On Friday, April 1st, 1983, Roland appeared. Launched by future Teletubbies creator Anne Wood, Roland was there to give children some Easter entertainment during the school holidays. But, as ever happens with these sort of things, Roland's take-no-prisoners style of interviewing famous people, manner when talking with the actual human presenters of TV-am (where he would give none of them any respect - most of the didn't deserve it anyway) and general belief that not only was he a superstar, but he was, in a move that would be echoed by Chris Moyles at Radio One in the future, the "saviour" of TV-am, come to turn the beleagured channel's fortunes and flagging ratings around. He may have been right. With him on board the ratings rose from a dismal 100,000 to just over 1.8 MILLION.
Roland's golden age on TV-am continued through 1983 to August 1985, Roland would appear during school holidays in half hour episodes, where his backstory was fully fleshed out, and new characters appeared in the mix, like Roland's very own superfan Kevin, a gerbil from Leeds obssessed not only with Roland but also the colour pink, Errol the Hamster, the Welsh VT operator who was so laid back he was almost horizontal, to Roland's brother Little Reggie, who seemed to serve no other function than to be extremely annoying and utter the phrase " Great ere, innit?" Hrm.
Roland even brought out a couple of singles during this period, the best (and most remembered) being "Rat Rapping". Whilst it didn't in any way set the charts alight, it's still fun, and a definite classic Eighties novelty record.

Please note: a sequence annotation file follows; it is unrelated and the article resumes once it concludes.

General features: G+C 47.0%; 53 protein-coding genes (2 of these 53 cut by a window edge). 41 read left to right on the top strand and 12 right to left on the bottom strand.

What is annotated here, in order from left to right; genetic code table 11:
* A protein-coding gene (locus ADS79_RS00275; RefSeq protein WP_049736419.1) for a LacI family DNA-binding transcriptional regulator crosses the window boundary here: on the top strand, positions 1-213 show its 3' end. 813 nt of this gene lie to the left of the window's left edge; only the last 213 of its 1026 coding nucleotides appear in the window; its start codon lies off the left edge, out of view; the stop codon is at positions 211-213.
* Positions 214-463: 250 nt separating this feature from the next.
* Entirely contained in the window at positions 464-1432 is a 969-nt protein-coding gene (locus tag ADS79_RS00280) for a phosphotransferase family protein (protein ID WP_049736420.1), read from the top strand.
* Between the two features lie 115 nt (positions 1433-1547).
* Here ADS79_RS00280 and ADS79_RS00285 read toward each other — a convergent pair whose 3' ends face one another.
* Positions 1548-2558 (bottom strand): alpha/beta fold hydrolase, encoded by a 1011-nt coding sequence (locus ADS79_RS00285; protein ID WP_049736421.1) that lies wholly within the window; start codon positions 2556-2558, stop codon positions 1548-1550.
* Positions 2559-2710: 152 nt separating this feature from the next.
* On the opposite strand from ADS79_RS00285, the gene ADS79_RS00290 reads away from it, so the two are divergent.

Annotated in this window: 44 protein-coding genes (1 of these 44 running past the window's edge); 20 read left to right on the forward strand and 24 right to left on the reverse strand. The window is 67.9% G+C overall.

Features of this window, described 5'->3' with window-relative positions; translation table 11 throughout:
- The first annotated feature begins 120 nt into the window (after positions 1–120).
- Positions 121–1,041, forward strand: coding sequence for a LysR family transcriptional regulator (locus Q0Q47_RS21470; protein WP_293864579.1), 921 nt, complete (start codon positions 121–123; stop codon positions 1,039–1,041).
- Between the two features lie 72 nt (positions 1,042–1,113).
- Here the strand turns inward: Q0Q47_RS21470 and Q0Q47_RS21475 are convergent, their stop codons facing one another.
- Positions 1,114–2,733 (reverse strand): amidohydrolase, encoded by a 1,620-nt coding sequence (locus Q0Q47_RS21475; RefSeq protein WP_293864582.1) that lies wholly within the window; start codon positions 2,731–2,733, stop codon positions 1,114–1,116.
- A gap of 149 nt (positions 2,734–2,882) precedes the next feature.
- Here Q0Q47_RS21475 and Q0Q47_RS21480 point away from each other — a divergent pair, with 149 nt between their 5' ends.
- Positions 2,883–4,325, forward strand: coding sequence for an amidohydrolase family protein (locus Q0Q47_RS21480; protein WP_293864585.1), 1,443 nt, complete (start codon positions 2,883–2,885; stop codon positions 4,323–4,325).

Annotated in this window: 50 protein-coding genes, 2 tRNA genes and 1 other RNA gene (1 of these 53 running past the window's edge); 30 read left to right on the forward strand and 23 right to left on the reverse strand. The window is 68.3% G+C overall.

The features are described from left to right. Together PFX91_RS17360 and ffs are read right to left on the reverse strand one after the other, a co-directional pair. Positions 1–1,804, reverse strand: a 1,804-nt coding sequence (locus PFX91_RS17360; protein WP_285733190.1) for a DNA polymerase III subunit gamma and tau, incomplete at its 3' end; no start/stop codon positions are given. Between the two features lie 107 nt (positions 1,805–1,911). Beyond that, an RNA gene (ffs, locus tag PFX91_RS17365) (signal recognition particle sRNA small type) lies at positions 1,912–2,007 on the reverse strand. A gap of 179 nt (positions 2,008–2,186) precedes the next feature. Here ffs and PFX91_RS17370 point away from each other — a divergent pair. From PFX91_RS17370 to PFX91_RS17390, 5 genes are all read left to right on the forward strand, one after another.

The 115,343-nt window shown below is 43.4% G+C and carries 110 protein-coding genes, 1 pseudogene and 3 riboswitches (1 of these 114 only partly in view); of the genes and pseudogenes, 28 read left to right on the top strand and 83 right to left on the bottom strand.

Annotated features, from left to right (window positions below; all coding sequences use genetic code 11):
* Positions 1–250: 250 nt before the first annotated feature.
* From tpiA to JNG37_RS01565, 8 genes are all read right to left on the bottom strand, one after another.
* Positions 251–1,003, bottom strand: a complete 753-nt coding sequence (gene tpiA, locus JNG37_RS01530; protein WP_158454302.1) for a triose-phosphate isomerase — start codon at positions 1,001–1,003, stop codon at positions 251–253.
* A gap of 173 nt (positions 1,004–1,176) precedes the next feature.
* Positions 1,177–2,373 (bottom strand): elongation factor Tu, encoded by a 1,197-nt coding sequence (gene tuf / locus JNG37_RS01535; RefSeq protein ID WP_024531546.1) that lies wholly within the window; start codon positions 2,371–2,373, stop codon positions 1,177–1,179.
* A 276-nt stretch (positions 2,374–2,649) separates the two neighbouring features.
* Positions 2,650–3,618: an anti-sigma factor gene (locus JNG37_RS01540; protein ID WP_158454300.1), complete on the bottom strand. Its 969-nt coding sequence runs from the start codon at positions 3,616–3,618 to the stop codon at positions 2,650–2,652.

So much of a totem did Roland become for TV-am, that in August 1985 he was poached by the BBC themselves, although in retrospect, they didn't actually do that much with him. They gave him a series (imaginatively titled Roland Rat - The Series) which used the conceit of a chat show hosted by Roland to effectively rip off the Muppets (ironic, as Roland's puppeteer David Claridge had once workd for Jim Henson), but really, this was tame stuff. Eventually the BBC just stopped doing anything with Roland, almost as if the only intention was to stop TV-am being able to use him.
Roland still sometimes pops up to make the odd appearance, on The Big Breakfast and even Daybreak (offering to save that beleaguered breakfast show in the same way he had TV-am), but people seem to have largely forgotten him now. It might be just me, but that seems to be a real shame. Lots of today's celebs could use a grilling from Roland, I would think. Imagine Beiber or Beyonce getting a lesson in superstardom from Roland. Just imagine.